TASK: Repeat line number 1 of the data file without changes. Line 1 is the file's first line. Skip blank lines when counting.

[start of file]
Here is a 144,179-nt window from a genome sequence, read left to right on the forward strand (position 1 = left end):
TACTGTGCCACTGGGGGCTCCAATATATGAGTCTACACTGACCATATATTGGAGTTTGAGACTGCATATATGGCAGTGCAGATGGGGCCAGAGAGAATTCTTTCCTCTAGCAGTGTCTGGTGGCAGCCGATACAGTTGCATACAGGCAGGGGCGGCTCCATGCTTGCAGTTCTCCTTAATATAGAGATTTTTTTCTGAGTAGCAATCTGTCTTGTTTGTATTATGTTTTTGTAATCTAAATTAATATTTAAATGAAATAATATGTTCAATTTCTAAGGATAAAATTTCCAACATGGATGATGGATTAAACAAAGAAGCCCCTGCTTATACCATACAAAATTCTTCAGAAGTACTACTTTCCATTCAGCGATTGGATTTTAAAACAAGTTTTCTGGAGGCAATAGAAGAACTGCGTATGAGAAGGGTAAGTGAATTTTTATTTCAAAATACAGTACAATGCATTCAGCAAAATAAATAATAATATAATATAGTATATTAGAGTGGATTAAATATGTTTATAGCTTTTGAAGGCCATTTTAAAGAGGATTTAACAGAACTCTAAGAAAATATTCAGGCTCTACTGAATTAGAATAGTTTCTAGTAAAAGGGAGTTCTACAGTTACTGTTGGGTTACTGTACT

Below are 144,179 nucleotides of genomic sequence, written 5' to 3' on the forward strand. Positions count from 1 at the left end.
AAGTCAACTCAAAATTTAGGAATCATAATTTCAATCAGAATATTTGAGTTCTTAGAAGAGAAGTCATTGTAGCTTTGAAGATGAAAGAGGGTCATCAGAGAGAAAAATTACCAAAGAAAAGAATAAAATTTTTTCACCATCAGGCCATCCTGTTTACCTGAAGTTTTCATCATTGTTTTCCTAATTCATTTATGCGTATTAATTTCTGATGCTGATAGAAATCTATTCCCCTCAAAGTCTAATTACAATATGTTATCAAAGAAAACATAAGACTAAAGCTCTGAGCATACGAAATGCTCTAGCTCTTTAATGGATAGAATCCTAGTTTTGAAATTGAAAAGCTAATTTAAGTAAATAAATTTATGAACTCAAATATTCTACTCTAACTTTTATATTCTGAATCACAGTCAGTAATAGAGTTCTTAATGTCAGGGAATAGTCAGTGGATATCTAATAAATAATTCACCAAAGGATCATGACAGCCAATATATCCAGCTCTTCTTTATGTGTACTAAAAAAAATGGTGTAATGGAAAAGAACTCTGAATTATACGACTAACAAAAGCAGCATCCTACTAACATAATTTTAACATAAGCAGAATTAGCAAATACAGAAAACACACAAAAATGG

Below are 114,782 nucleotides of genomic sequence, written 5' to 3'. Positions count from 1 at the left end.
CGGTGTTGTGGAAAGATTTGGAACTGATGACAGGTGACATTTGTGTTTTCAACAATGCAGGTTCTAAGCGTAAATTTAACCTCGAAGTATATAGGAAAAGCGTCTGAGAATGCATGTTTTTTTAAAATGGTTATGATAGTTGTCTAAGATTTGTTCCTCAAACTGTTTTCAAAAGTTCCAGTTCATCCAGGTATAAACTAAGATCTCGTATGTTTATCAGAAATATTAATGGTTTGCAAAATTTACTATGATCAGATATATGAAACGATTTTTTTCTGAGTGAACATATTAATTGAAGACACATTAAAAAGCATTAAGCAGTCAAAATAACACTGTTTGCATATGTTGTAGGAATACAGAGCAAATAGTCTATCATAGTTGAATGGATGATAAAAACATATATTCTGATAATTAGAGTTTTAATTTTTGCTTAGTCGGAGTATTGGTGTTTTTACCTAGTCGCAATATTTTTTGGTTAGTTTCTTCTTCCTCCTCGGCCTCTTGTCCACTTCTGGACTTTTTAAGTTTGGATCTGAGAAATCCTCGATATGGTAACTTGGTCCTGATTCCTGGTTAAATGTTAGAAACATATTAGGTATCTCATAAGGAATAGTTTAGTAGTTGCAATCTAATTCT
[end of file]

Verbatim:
Here is a 144,179-nt window from a genome sequence, read left to right on the forward strand (position 1 = left end):